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Fidelity happy SEC won’t tighten money market rules

Fidelity Investments on Thursday cheered the news that the Securities and Exchange Commission will not adopt stricter rules for money market mutual funds any time soon.

SEC chief Mary Schapiro had been pushing for new regulations on the $2.6 trillion business since the financial crisis. But Wednesday night, she was abandoning the effort for now, because she was unable to persuade enough of her colleagues on the five-member SEC board to support her proposal.

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Her proposal would have called on money market fund managers either to keep a larger cash cushion against losses or to allow the share prices of the funds to fluctuate, instead of promising that investors would never lose money.

Boston-based Fidelity, the world’s largest manager of money market funds, with $414 billion under management, lobbied hard against new regulations, warning that severe changes could harm an industry that has seen relatively few failures.

In a statement Thursday, Fidelity said: “We believe that fund shareholders and the economy benefit from the fact that there is no current plan for further regulation of money market mutual funds.”

Other industry titans, including Vanguard Group, applauded Schapiro’s decision.

Money markets are seen as safe places for investors to store cash they can access immediately. And they operate based on the understanding that investors won’t lose money — that every dollar invested will never fall below $1 in value.

‘The status quo is not acceptable.’

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Schapiro’s failure to garner support from three out of five SEC commissioners was an embarrassment for a powerful regulator. Two Republican commissioners opposed the measure, along with one Democrat, who said he wanted the issue studied further.

In an unusual announcement for an SEC commissioner, Schapiro said Wednesday that the three commissioners had “informed” her that they would not support her proposal. She went on to defend her position that the proposed changes were meant to protect investors, avoid future bailouts, and reduce the chance of a panic run on funds, as took place in the financial crisis of 2008.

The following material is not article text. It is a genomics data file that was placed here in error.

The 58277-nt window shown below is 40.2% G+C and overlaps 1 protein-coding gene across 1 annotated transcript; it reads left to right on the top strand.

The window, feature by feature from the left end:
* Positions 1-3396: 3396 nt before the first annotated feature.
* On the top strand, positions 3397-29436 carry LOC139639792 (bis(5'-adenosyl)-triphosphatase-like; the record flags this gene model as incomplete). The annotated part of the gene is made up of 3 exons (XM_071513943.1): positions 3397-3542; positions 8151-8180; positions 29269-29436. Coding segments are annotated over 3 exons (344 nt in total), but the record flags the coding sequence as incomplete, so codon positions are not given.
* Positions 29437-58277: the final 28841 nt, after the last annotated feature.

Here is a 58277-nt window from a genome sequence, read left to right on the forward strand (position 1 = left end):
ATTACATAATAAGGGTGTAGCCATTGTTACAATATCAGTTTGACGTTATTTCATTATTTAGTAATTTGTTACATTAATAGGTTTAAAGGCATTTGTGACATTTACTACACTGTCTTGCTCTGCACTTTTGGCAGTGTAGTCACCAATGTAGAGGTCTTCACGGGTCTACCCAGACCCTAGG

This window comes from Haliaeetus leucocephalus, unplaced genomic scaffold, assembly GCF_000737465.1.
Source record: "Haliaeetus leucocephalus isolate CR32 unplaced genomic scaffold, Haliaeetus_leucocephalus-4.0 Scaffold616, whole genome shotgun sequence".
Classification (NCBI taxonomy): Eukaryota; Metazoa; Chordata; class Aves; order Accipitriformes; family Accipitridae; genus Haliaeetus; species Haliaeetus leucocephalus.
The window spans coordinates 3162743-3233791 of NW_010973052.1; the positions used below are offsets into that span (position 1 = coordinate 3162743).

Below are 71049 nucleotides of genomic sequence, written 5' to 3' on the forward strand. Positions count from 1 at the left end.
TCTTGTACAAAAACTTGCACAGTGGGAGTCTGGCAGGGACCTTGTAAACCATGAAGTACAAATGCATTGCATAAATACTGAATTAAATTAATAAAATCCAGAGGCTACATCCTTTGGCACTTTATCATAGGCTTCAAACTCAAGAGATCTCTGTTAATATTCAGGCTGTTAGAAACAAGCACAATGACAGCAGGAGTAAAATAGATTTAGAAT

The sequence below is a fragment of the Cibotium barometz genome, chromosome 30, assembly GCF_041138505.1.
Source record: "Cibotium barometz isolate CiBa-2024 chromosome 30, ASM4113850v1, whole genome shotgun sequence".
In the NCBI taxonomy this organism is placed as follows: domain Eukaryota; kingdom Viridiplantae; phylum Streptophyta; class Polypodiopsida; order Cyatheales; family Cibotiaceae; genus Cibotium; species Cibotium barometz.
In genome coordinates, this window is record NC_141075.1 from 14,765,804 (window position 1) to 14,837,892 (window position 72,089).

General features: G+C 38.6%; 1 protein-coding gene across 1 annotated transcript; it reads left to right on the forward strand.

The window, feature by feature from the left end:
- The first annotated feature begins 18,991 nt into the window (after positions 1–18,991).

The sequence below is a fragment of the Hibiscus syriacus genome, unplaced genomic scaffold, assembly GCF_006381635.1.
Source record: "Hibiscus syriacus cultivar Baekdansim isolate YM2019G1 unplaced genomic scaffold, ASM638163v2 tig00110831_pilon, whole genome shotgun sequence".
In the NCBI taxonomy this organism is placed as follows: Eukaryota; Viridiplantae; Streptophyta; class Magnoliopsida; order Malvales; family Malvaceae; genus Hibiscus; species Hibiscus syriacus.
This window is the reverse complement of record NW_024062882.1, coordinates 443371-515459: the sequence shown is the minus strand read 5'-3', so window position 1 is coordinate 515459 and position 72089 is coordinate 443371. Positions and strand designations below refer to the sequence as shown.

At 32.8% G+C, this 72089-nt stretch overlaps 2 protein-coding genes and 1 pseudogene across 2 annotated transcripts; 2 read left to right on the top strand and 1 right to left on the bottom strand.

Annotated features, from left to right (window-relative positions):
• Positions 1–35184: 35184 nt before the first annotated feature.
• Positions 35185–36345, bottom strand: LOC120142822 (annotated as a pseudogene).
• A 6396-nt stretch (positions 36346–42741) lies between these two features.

Schapiro said she and other regulators “consider the structural reform of money markets one of the pieces of unfinished business from the financial crisis.”

Only two money market funds have ever in fact “broken the buck,’’ or fallen below the $1 per share value mark. The first was in 1994, when the Community Bankers US Government Fund lost money on derivatives. The second was in September 2008, when the Reserve Primary Fund lost millions of dollars invested in the debt of Lehman Brothers, a Wall Street firm that collapsed that month.

But the Federal Reserve Bank of Boston issued a report last week showing that, between 2007 and 2011, 21 money market mutual funds would have failed if their managers had not provided financial support during the period.

The Fed report said the financial crisis laid bare the fact that firms were taking on more risk in money market funds than investors or regulators may realize. The problems at Reserve Primary, for example, sparked a run on other money markets funds at the time, prompting the government to step in to restore confidence in the market.

The Boston Fed’s president, Eric Rosengren, had supported Schapiro’s efforts, saying in a speech in April that money market funds should be structured so that neither the firms that run them nor the government are on the hook if they lose money.

“The status quo is not acceptable,” said Rosengren, warning that under current rules, money market funds pose a threat to financial stability in the markets.

He declined to comment Thursday.

But former SEC chairman Arthur Levitt said in a Bloomberg radio interview that Schapiro’s failure to secure enough votes for the measure was “a national disgrace.”

US Representative Barney Frank, a Newton Democrat and coauthor of the Dodd-Frank financial overhaul law passed following the financial crisis, said he too was disappointed with Schapiro’s decision.

Frank said he objected to the idea of charging fees for withdrawals, even those by large investors who, critics say, could rock the system by taking out millions of dollars at a time. But he was in favor of other measures to strengthen money markets, particularly the one that would have required fund managers to increase reserves.

“Certainly the higher capital requirements were important,’’ Frank said. He noted that Schapiro could still take up the matter with the Financial Stability Oversight Council, a panel of regulators created by Dodd-Frank, of which Schapiro is a member.

Beth Healy can be reached at bhealy@globe.com.
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